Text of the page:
Lady Catherine de Bourgh, A Pride and Prejudice Celebration, Part One, by Vic Sanborn, Jane Austen’s World

Lady Catherine de Bourgh, A Pride and Prejudice Celebration, Part Two, by Vic Sanborn, Jane Austen’s World

And you can follow along with The Pride and Prejudice Bicentenary Challenge 2013 at Austenprose

Essays from the JASNA 2013 AGM in Minneapolis, Minnesota, “Jane Austen’s Pride and Prejudice … Timeless,” published in Persuasions On-Line 34.1 (2013)

25 thoughts on “Pride and Prejudice at 200”

  1. Sarah,
    What a lovely collection of posts. I did not see a “like” button. But I LOVE!!

    I will be back to peruse at my leisure. Nice ode to Pride and Prejudice 200th!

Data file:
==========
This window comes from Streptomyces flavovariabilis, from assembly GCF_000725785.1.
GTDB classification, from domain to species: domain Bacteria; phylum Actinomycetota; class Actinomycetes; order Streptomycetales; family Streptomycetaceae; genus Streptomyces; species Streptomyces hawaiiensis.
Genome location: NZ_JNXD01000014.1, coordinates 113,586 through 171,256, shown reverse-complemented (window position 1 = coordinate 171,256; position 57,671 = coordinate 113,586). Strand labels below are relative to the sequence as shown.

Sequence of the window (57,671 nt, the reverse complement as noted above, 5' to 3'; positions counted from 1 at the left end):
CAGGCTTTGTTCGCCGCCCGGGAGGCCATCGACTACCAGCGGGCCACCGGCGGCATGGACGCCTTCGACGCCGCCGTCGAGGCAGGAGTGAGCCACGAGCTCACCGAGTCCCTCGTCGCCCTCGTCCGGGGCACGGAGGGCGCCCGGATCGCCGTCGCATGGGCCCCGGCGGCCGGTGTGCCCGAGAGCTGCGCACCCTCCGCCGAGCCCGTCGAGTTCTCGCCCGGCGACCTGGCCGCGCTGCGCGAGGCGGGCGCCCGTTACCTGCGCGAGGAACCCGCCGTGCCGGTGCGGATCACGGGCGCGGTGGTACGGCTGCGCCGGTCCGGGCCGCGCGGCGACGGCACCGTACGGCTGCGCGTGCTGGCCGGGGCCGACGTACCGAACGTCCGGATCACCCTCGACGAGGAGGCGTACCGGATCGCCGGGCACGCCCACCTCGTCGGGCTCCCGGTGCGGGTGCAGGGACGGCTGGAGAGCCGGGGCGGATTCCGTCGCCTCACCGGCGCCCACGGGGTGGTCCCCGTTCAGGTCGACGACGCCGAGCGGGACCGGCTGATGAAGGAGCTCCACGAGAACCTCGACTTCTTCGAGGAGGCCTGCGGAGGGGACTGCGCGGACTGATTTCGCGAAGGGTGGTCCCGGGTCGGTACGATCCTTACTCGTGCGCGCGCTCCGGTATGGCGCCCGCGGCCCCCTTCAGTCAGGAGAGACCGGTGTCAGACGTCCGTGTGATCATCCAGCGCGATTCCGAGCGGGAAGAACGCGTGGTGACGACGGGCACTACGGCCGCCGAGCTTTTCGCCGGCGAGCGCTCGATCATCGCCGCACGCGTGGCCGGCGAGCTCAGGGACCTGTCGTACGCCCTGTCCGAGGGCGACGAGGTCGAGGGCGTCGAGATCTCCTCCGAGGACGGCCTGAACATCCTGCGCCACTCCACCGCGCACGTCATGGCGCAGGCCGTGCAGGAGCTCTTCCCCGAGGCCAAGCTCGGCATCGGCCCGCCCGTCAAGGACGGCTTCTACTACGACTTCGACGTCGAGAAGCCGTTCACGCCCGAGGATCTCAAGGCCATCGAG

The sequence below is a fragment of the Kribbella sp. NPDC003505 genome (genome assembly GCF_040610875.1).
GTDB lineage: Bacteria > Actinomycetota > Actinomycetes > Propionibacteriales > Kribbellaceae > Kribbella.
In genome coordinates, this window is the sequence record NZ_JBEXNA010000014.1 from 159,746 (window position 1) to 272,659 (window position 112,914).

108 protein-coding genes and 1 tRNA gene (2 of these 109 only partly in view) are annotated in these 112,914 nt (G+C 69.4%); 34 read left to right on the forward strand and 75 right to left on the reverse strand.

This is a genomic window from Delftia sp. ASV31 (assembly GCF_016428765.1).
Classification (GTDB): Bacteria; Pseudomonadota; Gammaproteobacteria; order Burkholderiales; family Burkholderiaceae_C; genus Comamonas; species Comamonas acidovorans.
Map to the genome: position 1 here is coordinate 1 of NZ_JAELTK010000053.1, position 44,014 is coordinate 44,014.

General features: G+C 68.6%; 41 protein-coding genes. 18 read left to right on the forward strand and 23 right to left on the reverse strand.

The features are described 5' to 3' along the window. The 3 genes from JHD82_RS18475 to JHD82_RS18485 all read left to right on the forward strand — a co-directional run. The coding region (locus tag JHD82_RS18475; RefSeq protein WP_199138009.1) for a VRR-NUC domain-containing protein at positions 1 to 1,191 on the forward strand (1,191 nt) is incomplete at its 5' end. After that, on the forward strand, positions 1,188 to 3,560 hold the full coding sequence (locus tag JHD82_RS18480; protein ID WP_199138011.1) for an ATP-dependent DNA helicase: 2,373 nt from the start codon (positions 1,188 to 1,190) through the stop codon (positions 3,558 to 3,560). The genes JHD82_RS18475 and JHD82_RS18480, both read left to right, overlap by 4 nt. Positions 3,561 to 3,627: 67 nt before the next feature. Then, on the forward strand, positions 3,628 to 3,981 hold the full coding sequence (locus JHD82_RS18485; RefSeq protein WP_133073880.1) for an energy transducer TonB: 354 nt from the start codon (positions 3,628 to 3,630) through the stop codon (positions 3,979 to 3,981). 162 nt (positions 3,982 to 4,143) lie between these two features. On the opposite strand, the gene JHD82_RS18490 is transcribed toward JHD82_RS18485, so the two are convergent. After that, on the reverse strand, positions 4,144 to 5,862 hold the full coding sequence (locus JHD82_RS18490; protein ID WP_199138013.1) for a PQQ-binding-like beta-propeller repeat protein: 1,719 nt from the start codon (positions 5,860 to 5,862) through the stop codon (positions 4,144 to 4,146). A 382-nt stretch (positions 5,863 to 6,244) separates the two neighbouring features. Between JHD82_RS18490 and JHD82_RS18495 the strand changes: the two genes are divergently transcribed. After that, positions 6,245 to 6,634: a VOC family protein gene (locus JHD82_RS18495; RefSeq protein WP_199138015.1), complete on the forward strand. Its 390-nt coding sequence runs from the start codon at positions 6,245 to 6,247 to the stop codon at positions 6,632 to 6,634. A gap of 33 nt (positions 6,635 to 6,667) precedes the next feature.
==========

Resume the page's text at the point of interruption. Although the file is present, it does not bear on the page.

–Sarah @WordHits

    Like

    • Thanks very much, Sarah. I’m always happy to talk about Jane Austen, especially P&P. I’ve been enjoying reading your blog, too, and I was interested to hear your experience of the moment when Pride and Prejudice “clicked” for you. I still marvel at how I missed the humour when I read it for the first time. It now seems so obvious, and so brilliant!

      Like

    • P.S. There are “like” buttons on the posts, but not on the P&P at 200 page. Thanks for the love!

      Like

  2. Janet Brush said:

    I just watched the 2005 movie version on TV. What is your opinion of it, Sarah?

    Like

    • I liked the 1995 series much better, partly because it was longer, which meant not as much had to be cut. One of the things I didn’t like about the 2005 P&P was the informality (“Mr. Darcy, what are you doing here?”). And the ending. What did you think, Janet? I’d be glad to talk more about it next time I see you.

      Like